La Cantante de Tango is now on the screens (in Brussels: Vendome, Antwerp: Cartoon’s, Gent: Sphinx, Liege: Sauveniere, Namur: Cameo2). I was at the avant-premiere and the milonga afterwards at the Bouche-à-Oreille.
Three good reasons to see the movie:
the music: all the songs Helena (Eugenia) sings in the movie are recorded live, no tricks, no dubbing and it makes the music so real you can almost touch it.
the images: Diego tells the story with beautiful images: as if every scene was painted by hand so it would be perfect. The streets of Buenos Aires, the beach at Boulogne, the theatres …
the dancers: the scenes recorded at Nosotros are filled with faces you know. We know you’re curious, so go check them out.
Tango Topper of today: Enrique Rodriguez, responsible for the famous “Llorar, llorar por una mujer es quererla y no tenerla.”
Enrique Rodríguez was a complete functional musician, besides playing bandoneon, he equally played piano and violin or brandished the baton. He was talented and was fast to easily write simple arrangements and versions of consecrated classical and popular melodies of all countries, without depriving them of their essence of international beat. So the success of his orchestra was strengthened not only in our milieu, but also in the whole continent for the delight of listeners and dancers.
Juan D’Arienzo (1900-1976) was an Argentine tango musician, also known as “El Rey del Compas” (King of the Beat). Departing from other orchestras of the golden age, D’Arienzo returned to the 2×4 feel that characterized music of the old guard, but he used more modern arrangements and instrumentation. His popular group produced hundreds of recordings. His music is played often at milongas in Buenos Aires, and the instrumentals are the classic harder rhythmic tangos with a strong staccato dance rhythm.
1935 is the key year in D’Arienzo´s career; this is the year when the D’Arienzo we all remember really appeared. That happened when in his orchestra Rodolfo Biagi was included, a pianist who had played with Pacho, who had accompanied Gardel on some recordings, who had also played with Juan Guido and with Juan Canaro. D’Arienzo was performing at the Chantecler by then. Biaggi´s inclusion meant a change of time signature for D’Arienzo orchestra, which changed the four-eight for the two-four; that is to say, he returned to two-four, the fast frolic beat of the primitive tangos.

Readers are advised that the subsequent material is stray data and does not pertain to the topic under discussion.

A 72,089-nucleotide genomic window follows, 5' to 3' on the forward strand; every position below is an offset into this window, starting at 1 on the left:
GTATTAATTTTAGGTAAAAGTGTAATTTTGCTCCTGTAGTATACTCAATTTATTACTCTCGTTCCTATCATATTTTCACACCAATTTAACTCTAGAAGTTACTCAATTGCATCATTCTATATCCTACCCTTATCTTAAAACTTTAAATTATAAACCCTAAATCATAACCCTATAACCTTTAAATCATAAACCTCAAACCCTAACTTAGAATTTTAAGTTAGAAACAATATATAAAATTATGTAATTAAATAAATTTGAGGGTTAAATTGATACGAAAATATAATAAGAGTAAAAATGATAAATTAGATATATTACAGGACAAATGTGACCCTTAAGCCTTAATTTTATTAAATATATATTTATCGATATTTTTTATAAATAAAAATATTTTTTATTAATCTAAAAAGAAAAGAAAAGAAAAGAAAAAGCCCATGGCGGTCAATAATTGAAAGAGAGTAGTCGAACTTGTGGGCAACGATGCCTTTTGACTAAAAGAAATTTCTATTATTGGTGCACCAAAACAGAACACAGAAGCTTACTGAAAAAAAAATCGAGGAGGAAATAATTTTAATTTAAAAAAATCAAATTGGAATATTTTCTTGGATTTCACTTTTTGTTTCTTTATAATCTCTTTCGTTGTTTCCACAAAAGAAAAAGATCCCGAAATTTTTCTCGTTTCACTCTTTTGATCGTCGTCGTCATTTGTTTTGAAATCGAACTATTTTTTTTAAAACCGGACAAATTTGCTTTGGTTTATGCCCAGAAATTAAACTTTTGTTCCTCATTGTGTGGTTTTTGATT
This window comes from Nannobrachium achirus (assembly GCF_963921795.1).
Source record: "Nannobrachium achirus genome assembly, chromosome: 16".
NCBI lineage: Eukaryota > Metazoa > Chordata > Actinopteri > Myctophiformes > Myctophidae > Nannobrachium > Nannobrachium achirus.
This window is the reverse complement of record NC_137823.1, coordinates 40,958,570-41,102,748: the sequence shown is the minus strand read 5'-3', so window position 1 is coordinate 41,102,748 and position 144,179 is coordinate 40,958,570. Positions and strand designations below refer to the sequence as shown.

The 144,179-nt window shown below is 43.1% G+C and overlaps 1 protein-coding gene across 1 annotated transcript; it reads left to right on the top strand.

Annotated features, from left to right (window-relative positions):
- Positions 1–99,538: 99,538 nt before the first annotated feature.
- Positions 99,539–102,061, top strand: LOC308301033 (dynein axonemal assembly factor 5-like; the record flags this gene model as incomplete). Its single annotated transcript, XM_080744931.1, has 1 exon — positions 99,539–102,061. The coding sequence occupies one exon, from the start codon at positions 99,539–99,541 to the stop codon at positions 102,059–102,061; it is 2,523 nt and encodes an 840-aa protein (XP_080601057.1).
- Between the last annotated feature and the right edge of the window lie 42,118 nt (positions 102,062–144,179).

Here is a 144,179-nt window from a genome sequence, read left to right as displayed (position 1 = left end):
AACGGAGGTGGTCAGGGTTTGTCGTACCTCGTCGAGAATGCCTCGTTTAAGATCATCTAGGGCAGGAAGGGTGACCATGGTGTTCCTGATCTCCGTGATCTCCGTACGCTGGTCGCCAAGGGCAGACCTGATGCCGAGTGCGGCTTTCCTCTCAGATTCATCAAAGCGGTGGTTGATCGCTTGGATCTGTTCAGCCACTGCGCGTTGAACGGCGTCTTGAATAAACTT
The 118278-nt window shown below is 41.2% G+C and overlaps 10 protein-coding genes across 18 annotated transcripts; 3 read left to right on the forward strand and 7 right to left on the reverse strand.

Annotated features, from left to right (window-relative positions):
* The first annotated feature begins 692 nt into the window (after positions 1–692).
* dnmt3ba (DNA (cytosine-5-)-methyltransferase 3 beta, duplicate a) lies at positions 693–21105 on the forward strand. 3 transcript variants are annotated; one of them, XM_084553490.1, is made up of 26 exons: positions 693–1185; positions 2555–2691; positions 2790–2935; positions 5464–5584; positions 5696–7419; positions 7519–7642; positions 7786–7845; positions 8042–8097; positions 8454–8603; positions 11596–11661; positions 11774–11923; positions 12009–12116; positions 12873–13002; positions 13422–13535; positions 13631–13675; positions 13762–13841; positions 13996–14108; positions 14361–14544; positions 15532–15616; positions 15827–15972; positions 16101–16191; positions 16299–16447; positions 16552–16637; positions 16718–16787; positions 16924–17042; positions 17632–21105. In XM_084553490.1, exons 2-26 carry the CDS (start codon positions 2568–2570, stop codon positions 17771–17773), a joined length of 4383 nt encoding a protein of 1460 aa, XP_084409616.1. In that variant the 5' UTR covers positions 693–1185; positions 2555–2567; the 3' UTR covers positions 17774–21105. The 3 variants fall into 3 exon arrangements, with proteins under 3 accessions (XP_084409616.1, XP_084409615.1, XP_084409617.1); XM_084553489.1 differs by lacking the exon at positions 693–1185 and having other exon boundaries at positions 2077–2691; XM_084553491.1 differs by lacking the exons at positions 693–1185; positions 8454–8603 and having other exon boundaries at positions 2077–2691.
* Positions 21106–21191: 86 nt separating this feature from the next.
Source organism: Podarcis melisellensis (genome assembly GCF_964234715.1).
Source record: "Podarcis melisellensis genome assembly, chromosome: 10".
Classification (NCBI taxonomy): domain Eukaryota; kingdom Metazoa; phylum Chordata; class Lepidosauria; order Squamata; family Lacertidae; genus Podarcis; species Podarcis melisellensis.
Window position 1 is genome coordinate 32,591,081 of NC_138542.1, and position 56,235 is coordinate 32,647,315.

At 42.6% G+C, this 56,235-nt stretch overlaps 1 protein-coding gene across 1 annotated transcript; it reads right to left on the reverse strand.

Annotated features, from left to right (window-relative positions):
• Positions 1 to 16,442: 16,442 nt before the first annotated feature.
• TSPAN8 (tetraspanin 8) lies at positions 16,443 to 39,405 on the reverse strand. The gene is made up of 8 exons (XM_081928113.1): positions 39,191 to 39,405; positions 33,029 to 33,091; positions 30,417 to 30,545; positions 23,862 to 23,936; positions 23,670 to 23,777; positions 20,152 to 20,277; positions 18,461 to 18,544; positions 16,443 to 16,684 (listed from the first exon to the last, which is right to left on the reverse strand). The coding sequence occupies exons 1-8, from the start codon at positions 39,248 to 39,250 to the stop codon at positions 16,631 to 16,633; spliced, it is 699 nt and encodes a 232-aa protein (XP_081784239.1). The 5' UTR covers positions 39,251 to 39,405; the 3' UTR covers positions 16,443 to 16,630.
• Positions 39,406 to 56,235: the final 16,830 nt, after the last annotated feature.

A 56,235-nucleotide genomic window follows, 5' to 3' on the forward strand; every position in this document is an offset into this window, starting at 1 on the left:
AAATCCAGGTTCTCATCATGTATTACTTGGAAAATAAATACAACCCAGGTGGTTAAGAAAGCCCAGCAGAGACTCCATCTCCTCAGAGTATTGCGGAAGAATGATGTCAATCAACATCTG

Carlos Di Sarli (January 7, 1903 – January 12, 1960) was an Argentine tango musician, orchestra leader, composer and pianist. Before starting his own tango orchestra, he played in Osvaldo Fresedo’s orchestra. He developed smooth, clean-sounding, powerful arrangements which his Orquesta típica and recorded 27 albums and 512 recordings are reported. His music is widely used by learner dancers because of its easy, danceable sound, and is played regularly in milongas for social tango dancing.
Rodolfo Alberto Biagi was born in the Buenos Aires district of San Telmo on March 14, 1906 to Sixto & Ana Maria Gil Landaburu. At the age 13 he graduated from the Conservatory de la Prensa where he had originally studied to be a concert violinist but gradually had converted to the piano. After earning his first money accompanying the silent films (from the piano keyboard) shown at the Colon cinema he was invited by the legendary Juan “Pacho” Maglio to play in his orchestra at barely 15 years of age, sharing the lectern with the celebrated viloinist Elvino Vadaro.
His top ‘hit’ is “Lagrimas y Sonrisas”, a tango vals you probably know.